Shares of Intercell AG, the last of the independent vaccine makers, cratered after the company announced that it was forced to toss its late-stage vaccine patch project for travelers' diarrhea on the scrap heap after a pair of clinical trials flunked their primary endpoints.
Investigators determined that the travelers' diarrhea vaccine candidate--nabbed from tiny Iomai in a $189 million buyout back in 2008--failed to meet efficacy endpoints to protect against enterotoxigenic E. coli. Its shares quickly skidded down 47 percent as investors digested the news about the program, which some analysts had pegged as a €500 million annual earner.
In response to the setback, the Austrian biotech said it would slash R&D expenses a hefty 40 percent and "realign its organizational structures accordingly." The developer quickly pivoted to more promising programs and notes that the vaccine patch technology it owns still shows promise as an improved, needle-free method for vaccinations.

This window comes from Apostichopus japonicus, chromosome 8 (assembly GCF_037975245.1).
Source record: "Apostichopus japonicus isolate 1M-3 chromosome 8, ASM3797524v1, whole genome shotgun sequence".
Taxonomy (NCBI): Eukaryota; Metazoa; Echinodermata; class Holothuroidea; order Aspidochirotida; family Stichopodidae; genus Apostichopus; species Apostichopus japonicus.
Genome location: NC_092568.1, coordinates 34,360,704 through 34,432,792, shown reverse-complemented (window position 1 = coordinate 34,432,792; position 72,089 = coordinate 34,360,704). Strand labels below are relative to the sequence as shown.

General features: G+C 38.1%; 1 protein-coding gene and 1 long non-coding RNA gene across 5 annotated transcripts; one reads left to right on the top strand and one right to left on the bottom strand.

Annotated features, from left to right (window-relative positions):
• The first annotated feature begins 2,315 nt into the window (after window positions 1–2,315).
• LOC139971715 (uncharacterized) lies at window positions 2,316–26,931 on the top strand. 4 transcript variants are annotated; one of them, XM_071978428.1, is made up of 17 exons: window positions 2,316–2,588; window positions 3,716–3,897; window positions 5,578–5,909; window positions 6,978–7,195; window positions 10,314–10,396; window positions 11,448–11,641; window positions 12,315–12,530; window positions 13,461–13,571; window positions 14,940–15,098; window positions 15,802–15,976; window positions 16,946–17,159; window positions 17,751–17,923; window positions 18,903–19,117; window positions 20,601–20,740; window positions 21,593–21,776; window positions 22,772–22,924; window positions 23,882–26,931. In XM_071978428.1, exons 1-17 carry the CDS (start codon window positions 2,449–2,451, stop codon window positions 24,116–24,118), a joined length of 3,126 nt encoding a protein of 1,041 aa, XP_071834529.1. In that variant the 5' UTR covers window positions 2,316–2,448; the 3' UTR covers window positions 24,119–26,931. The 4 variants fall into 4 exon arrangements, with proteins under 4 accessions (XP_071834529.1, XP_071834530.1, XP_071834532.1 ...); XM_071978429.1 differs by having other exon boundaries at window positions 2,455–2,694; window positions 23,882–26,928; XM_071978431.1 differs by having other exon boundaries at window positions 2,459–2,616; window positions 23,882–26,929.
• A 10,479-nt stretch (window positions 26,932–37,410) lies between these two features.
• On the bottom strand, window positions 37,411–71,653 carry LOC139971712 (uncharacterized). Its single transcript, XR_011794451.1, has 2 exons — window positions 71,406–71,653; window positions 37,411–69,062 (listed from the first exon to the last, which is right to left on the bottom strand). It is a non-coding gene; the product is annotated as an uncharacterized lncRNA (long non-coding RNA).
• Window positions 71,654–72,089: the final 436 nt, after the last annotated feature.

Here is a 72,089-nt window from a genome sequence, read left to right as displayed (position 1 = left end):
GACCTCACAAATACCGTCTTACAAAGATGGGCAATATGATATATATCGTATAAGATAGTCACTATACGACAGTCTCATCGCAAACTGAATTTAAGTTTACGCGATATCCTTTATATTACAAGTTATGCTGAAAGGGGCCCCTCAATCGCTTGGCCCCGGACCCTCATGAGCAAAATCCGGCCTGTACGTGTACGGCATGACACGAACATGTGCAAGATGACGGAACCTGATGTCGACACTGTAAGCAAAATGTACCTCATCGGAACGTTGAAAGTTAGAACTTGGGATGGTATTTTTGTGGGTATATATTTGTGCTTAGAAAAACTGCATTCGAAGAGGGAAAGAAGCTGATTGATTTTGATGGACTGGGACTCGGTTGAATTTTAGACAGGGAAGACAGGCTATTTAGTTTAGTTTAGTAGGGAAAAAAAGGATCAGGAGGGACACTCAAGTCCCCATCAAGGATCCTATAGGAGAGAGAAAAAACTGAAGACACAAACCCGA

"We are extremely disappointed with these unexpected Phase II and III outcomes for our TD Vaccine Patch; however, we believe that we have a clear strategy to further develop our strong product portfolio in a balanced way," said CEO Gerd Zettlmeissl. "Our Japanese Encephalitis vaccine is on the market, and we have a world leading and highly attractive nosocomial vaccine franchise in advanced development and a series of promising vaccine and antibody pre-clinical candidates."